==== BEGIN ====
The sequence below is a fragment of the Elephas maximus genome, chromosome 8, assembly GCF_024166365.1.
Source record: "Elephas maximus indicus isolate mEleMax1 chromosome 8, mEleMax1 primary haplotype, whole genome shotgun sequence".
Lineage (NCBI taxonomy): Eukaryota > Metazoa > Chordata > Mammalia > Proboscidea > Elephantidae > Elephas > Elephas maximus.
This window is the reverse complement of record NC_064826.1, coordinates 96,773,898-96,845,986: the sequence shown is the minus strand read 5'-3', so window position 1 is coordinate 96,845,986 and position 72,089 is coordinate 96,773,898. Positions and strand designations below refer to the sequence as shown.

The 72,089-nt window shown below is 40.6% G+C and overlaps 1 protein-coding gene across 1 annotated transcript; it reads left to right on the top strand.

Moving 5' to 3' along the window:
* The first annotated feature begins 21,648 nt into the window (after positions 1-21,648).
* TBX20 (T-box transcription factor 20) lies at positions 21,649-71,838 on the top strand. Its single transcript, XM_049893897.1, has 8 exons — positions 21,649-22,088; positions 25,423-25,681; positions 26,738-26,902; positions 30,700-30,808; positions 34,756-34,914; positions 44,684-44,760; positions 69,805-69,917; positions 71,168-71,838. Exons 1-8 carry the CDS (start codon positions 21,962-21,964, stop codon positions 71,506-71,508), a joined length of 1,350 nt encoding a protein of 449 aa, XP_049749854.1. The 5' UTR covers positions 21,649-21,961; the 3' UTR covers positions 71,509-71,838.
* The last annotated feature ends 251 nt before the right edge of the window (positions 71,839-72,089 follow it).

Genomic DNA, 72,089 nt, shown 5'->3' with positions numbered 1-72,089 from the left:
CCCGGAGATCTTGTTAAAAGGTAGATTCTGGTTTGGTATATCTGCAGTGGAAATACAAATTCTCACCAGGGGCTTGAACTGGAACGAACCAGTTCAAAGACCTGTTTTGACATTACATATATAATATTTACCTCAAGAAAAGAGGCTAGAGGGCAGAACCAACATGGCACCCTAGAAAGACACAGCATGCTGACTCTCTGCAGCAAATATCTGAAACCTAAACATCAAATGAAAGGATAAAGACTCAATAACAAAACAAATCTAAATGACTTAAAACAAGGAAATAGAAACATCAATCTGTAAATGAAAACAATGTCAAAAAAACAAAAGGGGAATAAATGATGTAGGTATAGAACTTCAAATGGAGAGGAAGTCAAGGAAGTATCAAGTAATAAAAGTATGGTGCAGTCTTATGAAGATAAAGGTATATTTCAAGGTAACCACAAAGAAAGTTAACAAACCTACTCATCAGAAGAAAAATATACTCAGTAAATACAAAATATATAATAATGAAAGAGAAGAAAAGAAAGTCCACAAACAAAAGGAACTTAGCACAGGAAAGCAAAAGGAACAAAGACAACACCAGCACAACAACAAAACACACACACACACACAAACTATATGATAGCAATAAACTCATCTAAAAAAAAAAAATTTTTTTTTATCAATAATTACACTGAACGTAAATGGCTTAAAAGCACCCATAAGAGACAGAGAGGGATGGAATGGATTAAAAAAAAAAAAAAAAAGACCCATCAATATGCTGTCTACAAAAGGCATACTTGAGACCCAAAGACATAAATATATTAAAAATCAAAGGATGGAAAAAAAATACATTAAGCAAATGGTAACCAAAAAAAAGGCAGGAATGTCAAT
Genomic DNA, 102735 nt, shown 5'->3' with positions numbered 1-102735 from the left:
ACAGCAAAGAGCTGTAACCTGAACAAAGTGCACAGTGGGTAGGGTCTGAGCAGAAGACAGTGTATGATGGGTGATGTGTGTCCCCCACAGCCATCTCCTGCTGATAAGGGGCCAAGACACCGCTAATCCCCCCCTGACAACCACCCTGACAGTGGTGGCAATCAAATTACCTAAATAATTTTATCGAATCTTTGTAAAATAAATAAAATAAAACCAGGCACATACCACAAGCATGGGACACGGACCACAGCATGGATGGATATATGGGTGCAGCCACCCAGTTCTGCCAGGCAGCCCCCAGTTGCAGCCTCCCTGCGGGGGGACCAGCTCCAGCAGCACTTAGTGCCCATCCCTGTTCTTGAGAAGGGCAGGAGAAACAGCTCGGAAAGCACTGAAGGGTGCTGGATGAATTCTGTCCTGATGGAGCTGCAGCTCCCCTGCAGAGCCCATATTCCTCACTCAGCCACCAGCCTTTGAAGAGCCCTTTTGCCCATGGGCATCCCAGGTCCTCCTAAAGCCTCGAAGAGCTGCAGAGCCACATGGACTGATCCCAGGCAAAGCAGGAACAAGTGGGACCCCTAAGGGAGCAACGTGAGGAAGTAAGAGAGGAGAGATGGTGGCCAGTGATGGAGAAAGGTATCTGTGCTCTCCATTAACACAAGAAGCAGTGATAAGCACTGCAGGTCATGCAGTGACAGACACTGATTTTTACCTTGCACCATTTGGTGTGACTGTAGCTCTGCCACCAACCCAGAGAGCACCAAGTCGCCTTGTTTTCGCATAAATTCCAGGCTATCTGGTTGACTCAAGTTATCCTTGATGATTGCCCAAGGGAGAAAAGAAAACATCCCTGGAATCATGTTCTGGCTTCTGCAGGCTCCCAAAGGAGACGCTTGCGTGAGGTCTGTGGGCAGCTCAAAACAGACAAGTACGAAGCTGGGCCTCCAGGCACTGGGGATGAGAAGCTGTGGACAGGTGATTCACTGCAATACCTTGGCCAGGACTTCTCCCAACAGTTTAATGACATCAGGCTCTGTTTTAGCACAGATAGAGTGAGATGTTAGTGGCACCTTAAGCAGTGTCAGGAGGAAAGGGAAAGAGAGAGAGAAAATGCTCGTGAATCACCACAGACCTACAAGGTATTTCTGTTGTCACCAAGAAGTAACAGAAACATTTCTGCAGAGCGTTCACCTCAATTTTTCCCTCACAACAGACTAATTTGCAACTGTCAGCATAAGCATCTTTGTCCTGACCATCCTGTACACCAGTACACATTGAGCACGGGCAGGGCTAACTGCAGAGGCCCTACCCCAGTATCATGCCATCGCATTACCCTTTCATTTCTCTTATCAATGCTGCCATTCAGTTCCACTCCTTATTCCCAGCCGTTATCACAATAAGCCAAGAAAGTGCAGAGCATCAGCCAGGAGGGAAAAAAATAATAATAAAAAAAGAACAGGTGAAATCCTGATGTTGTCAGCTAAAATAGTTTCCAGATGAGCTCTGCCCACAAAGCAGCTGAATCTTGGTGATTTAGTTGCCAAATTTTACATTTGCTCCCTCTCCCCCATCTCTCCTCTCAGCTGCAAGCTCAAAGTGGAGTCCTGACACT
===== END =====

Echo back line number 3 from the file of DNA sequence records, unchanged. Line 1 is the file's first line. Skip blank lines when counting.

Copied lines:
Lineage (NCBI taxonomy): Eukaryota > Metazoa > Chordata > Mammalia > Proboscidea > Elephantidae > Elephas > Elephas maximus.